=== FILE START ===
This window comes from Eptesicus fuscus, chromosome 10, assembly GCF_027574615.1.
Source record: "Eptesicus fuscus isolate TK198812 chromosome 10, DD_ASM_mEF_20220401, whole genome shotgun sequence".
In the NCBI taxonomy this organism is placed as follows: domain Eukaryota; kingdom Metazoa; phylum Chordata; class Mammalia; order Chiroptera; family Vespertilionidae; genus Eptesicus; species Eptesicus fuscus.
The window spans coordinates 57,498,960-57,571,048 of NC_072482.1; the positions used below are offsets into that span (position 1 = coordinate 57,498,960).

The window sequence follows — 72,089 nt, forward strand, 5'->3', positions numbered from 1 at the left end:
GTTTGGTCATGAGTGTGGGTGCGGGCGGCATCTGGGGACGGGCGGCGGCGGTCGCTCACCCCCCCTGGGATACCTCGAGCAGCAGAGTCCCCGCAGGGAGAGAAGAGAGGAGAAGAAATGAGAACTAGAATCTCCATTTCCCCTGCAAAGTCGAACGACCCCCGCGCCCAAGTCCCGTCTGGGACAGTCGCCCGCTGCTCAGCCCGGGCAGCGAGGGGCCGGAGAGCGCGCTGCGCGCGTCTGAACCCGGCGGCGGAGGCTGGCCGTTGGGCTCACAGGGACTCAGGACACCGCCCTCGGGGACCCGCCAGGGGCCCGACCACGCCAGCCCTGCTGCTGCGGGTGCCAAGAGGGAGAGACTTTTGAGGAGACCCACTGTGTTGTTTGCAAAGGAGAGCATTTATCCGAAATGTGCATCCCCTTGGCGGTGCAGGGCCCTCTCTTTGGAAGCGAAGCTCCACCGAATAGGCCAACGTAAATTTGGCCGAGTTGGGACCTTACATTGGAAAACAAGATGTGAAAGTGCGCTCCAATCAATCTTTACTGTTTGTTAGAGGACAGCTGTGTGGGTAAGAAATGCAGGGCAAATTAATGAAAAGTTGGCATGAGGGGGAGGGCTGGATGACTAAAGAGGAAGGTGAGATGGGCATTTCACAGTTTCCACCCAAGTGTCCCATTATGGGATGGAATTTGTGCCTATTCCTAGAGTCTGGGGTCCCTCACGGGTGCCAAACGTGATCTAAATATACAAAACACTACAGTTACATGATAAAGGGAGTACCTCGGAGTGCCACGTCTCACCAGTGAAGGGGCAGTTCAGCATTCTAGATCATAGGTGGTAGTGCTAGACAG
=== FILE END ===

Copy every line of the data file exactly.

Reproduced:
This window comes from Eptesicus fuscus, chromosome 10, assembly GCF_027574615.1.
Source record: "Eptesicus fuscus isolate TK198812 chromosome 10, DD_ASM_mEF_20220401, whole genome shotgun sequence".
In the NCBI taxonomy this organism is placed as follows: domain Eukaryota; kingdom Metazoa; phylum Chordata; class Mammalia; order Chiroptera; family Vespertilionidae; genus Eptesicus; species Eptesicus fuscus.
The window spans coordinates 57,498,960-57,571,048 of NC_072482.1; the positions used below are offsets into that span (position 1 = coordinate 57,498,960).

The window sequence follows — 72,089 nt, forward strand, 5'->3', positions numbered from 1 at the left end:
GTTTGGTCATGAGTGTGGGTGCGGGCGGCATCTGGGGACGGGCGGCGGCGGTCGCTCACCCCCCCTGGGATACCTCGAGCAGCAGAGTCCCCGCAGGGAGAGAAGAGAGGAGAAGAAATGAGAACTAGAATCTCCATTTCCCCTGCAAAGTCGAACGACCCCCGCGCCCAAGTCCCGTCTGGGACAGTCGCCCGCTGCTCAGCCCGGGCAGCGAGGGGCCGGAGAGCGCGCTGCGCGCGTCTGAACCCGGCGGCGGAGGCTGGCCGTTGGGCTCACAGGGACTCAGGACACCGCCCTCGGGGACCCGCCAGGGGCCCGACCACGCCAGCCCTGCTGCTGCGGGTGCCAAGAGGGAGAGACTTTTGAGGAGACCCACTGTGTTGTTTGCAAAGGAGAGCATTTATCCGAAATGTGCATCCCCTTGGCGGTGCAGGGCCCTCTCTTTGGAAGCGAAGCTCCACCGAATAGGCCAACGTAAATTTGGCCGAGTTGGGACCTTACATTGGAAAACAAGATGTGAAAGTGCGCTCCAATCAATCTTTACTGTTTGTTAGAGGACAGCTGTGTGGGTAAGAAATGCAGGGCAAATTAATGAAAAGTTGGCATGAGGGGGAGGGCTGGATGACTAAAGAGGAAGGTGAGATGGGCATTTCACAGTTTCCACCCAAGTGTCCCATTATGGGATGGAATTTGTGCCTATTCCTAGAGTCTGGGGTCCCTCACGGGTGCCAAACGTGATCTAAATATACAAAACACTACAGTTACATGATAAAGGGAGTACCTCGGAGTGCCACGTCTCACCAGTGAAGGGGCAGTTCAGCATTCTAGATCATAGGTGGTAGTGCTAGACAG